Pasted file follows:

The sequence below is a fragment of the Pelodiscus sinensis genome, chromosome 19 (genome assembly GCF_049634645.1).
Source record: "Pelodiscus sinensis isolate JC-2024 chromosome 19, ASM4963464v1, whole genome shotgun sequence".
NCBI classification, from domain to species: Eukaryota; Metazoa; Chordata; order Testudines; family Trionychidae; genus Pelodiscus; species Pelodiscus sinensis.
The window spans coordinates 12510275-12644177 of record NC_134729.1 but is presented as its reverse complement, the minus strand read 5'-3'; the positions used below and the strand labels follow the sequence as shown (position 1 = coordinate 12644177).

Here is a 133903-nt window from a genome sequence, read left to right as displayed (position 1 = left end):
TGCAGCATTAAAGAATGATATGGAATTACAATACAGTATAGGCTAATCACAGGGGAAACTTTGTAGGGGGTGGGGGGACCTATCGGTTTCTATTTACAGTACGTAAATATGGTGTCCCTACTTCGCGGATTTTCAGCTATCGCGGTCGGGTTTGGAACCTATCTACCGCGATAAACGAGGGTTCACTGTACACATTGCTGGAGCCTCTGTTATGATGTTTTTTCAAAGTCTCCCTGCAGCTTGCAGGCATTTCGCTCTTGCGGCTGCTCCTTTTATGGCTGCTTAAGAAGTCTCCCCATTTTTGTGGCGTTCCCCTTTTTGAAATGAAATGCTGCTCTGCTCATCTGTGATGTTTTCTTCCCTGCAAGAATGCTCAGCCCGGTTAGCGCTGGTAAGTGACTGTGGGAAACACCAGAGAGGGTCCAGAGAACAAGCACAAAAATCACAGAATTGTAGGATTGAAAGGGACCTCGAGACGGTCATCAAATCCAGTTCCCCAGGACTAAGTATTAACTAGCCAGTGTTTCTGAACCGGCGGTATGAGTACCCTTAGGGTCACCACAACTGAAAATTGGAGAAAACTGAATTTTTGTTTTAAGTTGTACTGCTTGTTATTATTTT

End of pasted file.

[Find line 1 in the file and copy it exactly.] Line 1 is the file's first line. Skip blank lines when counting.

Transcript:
The sequence below is a fragment of the Pelodiscus sinensis genome, chromosome 19 (genome assembly GCF_049634645.1).